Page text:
Halacha L’Moshe MiSinai – Volume 2: Number 26

Halacha L’Moshe MiSinai
Volume 2: Number 26
May 29, 2006
Mitzvah 27-29: Resting from Work on Yom Tov

Mitzvah 27 – It is a positive commandment rest from work on the seventh day of Passover.
Mitzvah 28 – It is a positive commandment to rest from work on the festival of Shavuot.
Mitzvah 29 – It is a positive commandment to rest from work on the first day of Tishre, which is Rosh Hashana

Hafetz Hayim: Scripture states, [27] (Lev. 23:8): [28] (Lev. 23:21): [29] (Lev. 23:24)“It is a holy convocation. It is in force everywhere, and at every time for men and for women.

Resting on Holidays is not the same as resting on Shabbat. The rest of Shabbat is more comprehensive than that of festivals since Shabbat can be only one day and a festival can be two or more days long. Cooking, spreading an existing flame and carrying from one domain to another are forbidden on Shabbat but permitted on a Festival. Shabbat is always set by the sun, every seventh sunset is the beginning of Shabbat. Festivals are set by the moon. They occur at the same phase of the moon each year. Since the lunar cycle was set by human beings, based on observations in the nighttime sky. Therefore, we can say that human being declare the Festivals but Shabbat is declared by G-d.
The procedure was to have people in the field looking for the new moon on the correct day. Since the lunar cycle is 291/2 days, it was not clear which of the two days it would fall. As soon as the new moon was spotted, the witnesses would run to the court to testify that the moon had been seen. There was careful cross examination to assure that the moon was actually seen, and although only two witnesses were needed, they would interview many others so that they would not assume that others had gotten there first and they were no longer needed.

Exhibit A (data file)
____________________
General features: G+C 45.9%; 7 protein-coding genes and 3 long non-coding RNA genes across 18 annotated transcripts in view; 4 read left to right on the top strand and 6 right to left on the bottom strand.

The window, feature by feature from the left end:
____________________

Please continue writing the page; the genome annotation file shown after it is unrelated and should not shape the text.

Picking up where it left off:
As soon as it was determined that the moon had appeared and the new month had begun, signal fires were lit and riders sent out to officially declare the new month. Inside the Land of Israel, the people would know in a matter of days, if not hours, that the month had begun. In Babylonia, it would take over two weeks to get the news about the month. Passover, Shavuot and Sukkot would already be started by the time the riders arrived. It became, therefore, the custom to celebrate these holidays for two days instead of the usual one. Thus there were two Sedarim on Passover and the holiday was extended for an eighth day to make sure the seventh day was observed at the proper time. Shavuot and Sukkot, in a similar manner were extended to insure that those living outside of Israel would observe the festival at the proper time. After all, it had to be one day or the other!
Even when the calendar became fixed according to mathematical calculations, the primacy of Israel was affirmed by continuing the custom of having a second day of Yom Tov in lands outside of Israel.
Rosh Hashana is the lone exception, for it is two days long in both Israel and outside of Israel. Since the holiday begins at the very beginning of the month, there was no way to know if that night would be declared the new year or not. So everyone would observe Rosh Hashana on both days.
One would think that Yom Kippur would also be observed for two days, but this is not correct. Yom Kippur is far stricter than most Holidays but since there is a total fast on Yom Kippur, it would be too hard for Jews to fast for a second day. There is only one day of Yom Kippur.
In all cases, we do not work on Festivals, but we refrain from activities not in keeping with the holiday.
Next week: Mitzvah 30: Hearing the sounds of the Shofar.

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